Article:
A 22 percent bump is more than enough to determine a winner all by itself -- drive often and you'll probably win. But what has the Thibodeaus of the world freaked out about James, in particular, is that his drives are triple strength. Instead of 1.22, James' drives are worth 1.68 points each. Thus, sending James to the line, where you'd expect 1.5 points (he's a 75 percent free throw shooter), is worth it. But there's another reason for the hard foul. It just might keep James, and others like him, from returning to the lane any time soon.
James scoffs at the notion. "No," he says emphatically, adding he's "a football player ... I can't worry about what may happen. I live in the moment. I'm an attack player. I don't really make my mark on the perimeter."
But recent research from Microsoft's Justin Rao and UCSD's Matt Goldman suggests he might be wrong. NBA players, the two have found, behave differently when their teams trail. (See chart on page 30.) "Dirk Nowitzki and LeBron are both great examples," Rao says. "The more important the point, the more they're putting their bodies on the line. Let's say you're the coach and you know LeBron can take contact and score every time down the court. But do you go to the huddle and say, 'We have 100 possessions. LeBron, I'd like you to get hit in the face 100 times'?"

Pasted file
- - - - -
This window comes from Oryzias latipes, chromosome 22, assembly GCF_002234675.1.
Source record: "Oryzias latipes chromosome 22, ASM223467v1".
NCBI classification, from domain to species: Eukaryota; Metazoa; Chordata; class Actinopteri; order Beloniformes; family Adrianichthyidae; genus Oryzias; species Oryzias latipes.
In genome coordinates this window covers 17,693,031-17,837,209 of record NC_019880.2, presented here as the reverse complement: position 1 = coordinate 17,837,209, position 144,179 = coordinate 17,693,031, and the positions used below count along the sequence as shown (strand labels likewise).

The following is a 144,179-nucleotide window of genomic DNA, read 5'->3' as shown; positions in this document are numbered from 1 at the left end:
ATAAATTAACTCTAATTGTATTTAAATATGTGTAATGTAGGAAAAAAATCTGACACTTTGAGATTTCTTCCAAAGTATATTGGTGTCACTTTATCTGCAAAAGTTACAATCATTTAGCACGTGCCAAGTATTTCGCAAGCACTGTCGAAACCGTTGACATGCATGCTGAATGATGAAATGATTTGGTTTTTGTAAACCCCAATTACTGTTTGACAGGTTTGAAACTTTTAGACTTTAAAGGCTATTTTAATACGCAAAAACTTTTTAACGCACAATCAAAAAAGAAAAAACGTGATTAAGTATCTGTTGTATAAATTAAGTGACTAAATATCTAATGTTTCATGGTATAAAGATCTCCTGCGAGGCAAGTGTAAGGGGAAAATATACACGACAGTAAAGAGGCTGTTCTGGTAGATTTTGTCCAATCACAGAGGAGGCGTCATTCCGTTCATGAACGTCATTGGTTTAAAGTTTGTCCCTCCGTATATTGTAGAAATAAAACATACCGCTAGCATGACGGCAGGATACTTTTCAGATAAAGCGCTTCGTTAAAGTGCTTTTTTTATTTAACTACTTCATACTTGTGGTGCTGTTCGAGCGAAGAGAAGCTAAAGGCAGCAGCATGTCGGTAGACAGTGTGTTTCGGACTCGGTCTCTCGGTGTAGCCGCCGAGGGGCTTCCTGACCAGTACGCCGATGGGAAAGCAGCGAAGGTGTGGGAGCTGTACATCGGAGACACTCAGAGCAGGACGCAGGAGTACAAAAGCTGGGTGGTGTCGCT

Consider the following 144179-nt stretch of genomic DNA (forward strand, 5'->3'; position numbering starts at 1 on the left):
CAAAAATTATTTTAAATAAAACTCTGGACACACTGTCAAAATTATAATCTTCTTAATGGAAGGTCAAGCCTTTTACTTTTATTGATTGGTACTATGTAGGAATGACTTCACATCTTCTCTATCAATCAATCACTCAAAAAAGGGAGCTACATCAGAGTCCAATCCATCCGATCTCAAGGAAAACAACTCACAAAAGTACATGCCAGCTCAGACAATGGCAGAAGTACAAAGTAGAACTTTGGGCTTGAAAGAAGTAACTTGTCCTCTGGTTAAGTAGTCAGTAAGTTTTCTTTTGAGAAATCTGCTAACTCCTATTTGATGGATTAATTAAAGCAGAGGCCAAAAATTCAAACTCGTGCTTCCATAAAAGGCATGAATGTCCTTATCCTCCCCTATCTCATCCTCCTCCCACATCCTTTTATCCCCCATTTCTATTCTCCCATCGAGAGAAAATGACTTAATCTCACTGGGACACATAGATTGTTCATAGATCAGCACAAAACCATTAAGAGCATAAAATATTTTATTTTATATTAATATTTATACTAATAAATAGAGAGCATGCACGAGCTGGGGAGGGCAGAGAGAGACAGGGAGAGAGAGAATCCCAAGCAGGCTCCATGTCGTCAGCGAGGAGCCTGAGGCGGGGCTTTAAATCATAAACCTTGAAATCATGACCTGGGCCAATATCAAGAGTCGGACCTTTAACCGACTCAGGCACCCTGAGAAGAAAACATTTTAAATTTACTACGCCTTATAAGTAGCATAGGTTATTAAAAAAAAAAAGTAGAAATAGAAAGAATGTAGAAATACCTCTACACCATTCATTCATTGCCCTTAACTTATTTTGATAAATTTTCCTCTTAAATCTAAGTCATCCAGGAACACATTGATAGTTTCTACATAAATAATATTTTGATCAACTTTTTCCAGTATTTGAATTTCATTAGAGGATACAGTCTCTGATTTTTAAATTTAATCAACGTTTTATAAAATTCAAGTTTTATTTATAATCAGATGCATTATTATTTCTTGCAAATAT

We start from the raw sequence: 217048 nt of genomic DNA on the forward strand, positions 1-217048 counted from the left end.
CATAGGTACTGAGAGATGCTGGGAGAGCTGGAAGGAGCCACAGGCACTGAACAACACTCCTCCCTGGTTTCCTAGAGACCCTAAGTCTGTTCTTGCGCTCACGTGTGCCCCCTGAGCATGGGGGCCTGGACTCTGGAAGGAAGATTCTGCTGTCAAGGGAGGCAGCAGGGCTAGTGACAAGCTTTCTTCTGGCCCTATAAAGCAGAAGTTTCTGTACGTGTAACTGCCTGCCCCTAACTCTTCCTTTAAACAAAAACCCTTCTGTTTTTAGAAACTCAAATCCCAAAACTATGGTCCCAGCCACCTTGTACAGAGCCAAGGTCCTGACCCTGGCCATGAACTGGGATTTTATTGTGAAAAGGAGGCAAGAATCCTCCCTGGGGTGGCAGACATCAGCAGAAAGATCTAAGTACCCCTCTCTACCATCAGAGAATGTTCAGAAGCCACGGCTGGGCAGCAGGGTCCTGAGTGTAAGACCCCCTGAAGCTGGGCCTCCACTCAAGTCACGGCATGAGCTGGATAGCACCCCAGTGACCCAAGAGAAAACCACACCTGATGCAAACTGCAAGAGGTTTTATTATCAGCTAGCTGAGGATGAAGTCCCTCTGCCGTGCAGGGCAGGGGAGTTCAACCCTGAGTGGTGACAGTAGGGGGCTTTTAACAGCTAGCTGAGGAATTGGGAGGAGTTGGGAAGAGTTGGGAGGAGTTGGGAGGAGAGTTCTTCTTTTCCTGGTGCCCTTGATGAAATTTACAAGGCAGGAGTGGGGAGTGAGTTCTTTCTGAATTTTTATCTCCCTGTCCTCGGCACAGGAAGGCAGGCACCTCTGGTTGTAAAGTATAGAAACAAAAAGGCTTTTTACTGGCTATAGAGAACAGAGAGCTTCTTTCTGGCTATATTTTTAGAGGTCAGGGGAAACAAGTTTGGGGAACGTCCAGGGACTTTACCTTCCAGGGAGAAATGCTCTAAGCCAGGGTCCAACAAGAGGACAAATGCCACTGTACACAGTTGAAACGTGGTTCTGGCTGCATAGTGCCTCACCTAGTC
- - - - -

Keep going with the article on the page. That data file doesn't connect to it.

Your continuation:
Their conclusion is that stars know to mete out their drives, taking punishment only when necessary. Rao's confirmation came from charting fouls in Lakers games. His discovery? When a guard like Bryant gets fouled at the rim, his next drive was delayed.
Meanwhile, Kirk Goldsberry and Eric Weiss, experts in NBA analytics and scouting, have revealed Dwight Howard to be the best interior defender in the league. Howard's key skill isn't blocking shots or forcing misses. Others like Milwaukee's Larry Sanders do that better. Howard's skill is deterring close shots in the first place, intimidating opponents into taking only 48.2 percent of their shots at the rim, the lowest of any player. (Sanders' is 61.9 percent.) The threat of Howard trumps the reality of Sanders.
So what's a league to do? Jackson says the NBA is "constantly observing the data to make sure the indicators don't indicate the game's getting too physical." If so, the NBA could always change the math of fouling, giving fouled teams the option of free throws or the ball, or a free throw and the ball. That would lower the efficacy of blocking James' head rather than his dunk. Until then, they'll pray that bully ball claims no more injury victims in the postseason, as it has in recent years in the forms of Rajon Rondo and David Lee.
And that, rest assured, would most definitely keep Stu Jackson and David Stern up at night.
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ESPN The Magazine: May 13, 2013